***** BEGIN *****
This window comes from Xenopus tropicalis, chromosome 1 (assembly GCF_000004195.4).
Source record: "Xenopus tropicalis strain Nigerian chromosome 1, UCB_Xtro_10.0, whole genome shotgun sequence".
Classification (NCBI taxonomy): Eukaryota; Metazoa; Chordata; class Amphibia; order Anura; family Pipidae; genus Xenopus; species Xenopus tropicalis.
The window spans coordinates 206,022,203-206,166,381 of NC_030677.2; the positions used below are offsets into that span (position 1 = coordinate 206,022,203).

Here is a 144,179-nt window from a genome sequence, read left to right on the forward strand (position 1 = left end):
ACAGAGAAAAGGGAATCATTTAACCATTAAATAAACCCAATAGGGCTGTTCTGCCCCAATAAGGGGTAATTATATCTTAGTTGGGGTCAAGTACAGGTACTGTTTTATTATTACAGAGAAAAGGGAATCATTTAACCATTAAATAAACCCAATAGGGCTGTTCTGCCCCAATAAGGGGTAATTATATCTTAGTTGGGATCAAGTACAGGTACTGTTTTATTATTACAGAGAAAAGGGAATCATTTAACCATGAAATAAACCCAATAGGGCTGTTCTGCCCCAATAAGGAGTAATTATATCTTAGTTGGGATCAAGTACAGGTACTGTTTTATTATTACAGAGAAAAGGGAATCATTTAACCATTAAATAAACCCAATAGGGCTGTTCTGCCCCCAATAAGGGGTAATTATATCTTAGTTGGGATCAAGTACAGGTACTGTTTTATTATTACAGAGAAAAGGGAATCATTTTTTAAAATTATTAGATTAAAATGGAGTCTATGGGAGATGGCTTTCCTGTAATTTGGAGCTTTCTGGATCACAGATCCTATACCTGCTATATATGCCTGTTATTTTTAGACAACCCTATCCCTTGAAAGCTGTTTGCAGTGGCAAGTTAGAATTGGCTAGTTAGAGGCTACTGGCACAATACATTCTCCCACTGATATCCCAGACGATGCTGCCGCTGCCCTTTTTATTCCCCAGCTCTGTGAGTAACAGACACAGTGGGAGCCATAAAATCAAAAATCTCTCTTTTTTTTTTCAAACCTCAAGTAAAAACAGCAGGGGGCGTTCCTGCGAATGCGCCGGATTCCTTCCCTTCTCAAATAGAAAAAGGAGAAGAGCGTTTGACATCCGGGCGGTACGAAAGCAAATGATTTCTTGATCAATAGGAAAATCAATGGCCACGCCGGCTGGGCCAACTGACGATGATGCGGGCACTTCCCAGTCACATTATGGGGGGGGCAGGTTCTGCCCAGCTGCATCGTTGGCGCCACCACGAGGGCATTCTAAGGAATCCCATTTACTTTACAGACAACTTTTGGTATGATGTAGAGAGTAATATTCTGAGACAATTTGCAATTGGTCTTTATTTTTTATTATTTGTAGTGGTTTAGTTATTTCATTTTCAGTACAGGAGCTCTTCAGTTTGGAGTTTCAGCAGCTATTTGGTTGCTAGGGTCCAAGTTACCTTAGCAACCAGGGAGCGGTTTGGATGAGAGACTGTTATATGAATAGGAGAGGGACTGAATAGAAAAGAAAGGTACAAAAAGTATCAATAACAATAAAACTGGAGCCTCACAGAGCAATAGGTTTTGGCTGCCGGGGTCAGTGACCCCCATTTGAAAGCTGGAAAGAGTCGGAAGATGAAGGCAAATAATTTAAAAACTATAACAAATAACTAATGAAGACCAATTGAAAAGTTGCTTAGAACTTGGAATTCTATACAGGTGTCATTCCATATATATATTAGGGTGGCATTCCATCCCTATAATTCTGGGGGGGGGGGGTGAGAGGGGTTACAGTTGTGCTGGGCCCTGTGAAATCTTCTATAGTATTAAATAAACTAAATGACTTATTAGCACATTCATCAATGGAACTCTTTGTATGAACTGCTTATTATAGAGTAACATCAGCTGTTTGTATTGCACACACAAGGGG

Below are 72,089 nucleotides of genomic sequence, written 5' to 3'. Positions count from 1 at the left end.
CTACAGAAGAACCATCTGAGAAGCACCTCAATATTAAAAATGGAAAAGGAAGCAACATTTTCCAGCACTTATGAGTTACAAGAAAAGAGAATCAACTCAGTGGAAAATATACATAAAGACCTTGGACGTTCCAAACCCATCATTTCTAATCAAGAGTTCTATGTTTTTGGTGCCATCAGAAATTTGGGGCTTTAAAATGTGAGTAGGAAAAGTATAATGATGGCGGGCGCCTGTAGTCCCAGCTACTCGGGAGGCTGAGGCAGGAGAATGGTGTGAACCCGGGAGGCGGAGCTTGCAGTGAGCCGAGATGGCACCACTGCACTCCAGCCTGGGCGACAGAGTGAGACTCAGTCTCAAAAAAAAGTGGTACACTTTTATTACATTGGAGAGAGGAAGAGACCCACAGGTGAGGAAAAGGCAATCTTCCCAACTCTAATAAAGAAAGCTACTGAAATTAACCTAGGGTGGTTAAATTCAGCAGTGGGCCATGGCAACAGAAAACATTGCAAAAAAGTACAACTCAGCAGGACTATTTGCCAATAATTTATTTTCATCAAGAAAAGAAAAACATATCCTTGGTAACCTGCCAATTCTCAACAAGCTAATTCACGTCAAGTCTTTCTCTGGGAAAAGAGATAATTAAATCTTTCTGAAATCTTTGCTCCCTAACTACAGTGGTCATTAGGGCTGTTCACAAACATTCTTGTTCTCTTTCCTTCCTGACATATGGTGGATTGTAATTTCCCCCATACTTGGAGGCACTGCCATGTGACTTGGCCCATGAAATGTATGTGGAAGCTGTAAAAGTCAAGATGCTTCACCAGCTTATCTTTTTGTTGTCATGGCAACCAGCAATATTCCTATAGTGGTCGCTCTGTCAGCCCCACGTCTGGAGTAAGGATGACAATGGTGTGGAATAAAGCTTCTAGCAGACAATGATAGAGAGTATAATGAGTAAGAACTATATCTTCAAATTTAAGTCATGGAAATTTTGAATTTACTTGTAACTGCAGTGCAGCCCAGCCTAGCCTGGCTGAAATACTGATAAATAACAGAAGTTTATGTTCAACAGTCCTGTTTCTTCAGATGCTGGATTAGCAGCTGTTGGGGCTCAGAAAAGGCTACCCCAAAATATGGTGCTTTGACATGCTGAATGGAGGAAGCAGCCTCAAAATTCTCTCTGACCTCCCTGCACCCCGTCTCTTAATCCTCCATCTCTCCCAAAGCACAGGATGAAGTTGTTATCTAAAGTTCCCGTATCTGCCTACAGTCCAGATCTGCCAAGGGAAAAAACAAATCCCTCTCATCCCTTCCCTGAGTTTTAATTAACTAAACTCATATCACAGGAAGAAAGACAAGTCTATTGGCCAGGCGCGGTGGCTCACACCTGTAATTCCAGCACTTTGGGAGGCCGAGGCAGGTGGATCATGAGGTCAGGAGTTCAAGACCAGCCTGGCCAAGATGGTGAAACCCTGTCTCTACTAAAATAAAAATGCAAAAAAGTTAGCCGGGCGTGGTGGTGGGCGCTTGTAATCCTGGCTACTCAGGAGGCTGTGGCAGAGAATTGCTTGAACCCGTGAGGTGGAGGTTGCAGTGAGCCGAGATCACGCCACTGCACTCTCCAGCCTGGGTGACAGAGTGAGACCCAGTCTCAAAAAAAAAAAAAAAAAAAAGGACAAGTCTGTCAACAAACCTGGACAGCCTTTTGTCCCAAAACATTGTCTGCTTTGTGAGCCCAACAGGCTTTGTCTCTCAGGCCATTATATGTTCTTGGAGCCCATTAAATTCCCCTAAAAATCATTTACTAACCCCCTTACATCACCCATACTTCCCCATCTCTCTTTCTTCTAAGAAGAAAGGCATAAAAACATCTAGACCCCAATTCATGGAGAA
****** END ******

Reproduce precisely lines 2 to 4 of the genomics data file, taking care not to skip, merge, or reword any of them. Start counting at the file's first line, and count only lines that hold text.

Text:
Source record: "Xenopus tropicalis strain Nigerian chromosome 1, UCB_Xtro_10.0, whole genome shotgun sequence".
Classification (NCBI taxonomy): Eukaryota; Metazoa; Chordata; class Amphibia; order Anura; family Pipidae; genus Xenopus; species Xenopus tropicalis.
The window spans coordinates 206,022,203-206,166,381 of NC_030677.2; the positions used below are offsets into that span (position 1 = coordinate 206,022,203).